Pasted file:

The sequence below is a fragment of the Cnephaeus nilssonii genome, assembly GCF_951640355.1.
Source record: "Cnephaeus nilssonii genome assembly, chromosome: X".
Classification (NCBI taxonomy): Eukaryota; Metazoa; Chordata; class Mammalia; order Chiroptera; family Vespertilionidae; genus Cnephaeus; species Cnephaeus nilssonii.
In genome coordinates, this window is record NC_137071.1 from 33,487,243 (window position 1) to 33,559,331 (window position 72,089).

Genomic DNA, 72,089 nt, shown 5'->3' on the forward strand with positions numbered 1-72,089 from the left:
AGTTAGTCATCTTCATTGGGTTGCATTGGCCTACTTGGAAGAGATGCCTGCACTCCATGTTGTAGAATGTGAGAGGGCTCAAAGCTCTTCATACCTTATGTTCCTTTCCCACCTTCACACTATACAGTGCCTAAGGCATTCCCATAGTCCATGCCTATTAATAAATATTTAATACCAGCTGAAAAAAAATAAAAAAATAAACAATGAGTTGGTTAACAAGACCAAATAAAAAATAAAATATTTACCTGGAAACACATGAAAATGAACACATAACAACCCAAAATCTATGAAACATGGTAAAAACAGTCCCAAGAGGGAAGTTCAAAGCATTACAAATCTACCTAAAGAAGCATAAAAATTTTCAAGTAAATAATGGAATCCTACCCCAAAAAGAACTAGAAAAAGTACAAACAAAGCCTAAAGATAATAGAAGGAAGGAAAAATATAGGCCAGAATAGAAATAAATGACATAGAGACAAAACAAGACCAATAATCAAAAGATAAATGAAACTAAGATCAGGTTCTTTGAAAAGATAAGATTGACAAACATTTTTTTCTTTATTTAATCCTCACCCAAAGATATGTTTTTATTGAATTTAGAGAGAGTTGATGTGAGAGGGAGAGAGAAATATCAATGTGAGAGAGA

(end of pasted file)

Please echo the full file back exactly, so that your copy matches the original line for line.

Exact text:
The sequence below is a fragment of the Cnephaeus nilssonii genome, assembly GCF_951640355.1.
Source record: "Cnephaeus nilssonii genome assembly, chromosome: X".
Classification (NCBI taxonomy): Eukaryota; Metazoa; Chordata; class Mammalia; order Chiroptera; family Vespertilionidae; genus Cnephaeus; species Cnephaeus nilssonii.
In genome coordinates, this window is record NC_137071.1 from 33,487,243 (window position 1) to 33,559,331 (window position 72,089).

Genomic DNA, 72,089 nt, shown 5'->3' on the forward strand with positions numbered 1-72,089 from the left:
AGTTAGTCATCTTCATTGGGTTGCATTGGCCTACTTGGAAGAGATGCCTGCACTCCATGTTGTAGAATGTGAGAGGGCTCAAAGCTCTTCATACCTTATGTTCCTTTCCCACCTTCACACTATACAGTGCCTAAGGCATTCCCATAGTCCATGCCTATTAATAAATATTTAATACCAGCTGAAAAAAAATAAAAAAATAAACAATGAGTTGGTTAACAAGACCAAATAAAAAATAAAATATTTACCTGGAAACACATGAAAATGAACACATAACAACCCAAAATCTATGAAACATGGTAAAAACAGTCCCAAGAGGGAAGTTCAAAGCATTACAAATCTACCTAAAGAAGCATAAAAATTTTCAAGTAAATAATGGAATCCTACCCCAAAAAGAACTAGAAAAAGTACAAACAAAGCCTAAAGATAATAGAAGGAAGGAAAAATATAGGCCAGAATAGAAATAAATGACATAGAGACAAAACAAGACCAATAATCAAAAGATAAATGAAACTAAGATCAGGTTCTTTGAAAAGATAAGATTGACAAACATTTTTTTCTTTATTTAATCCTCACCCAAAGATATGTTTTTATTGAATTTAGAGAGAGTTGATGTGAGAGGGAGAGAGAAATATCAATGTGAGAGAGA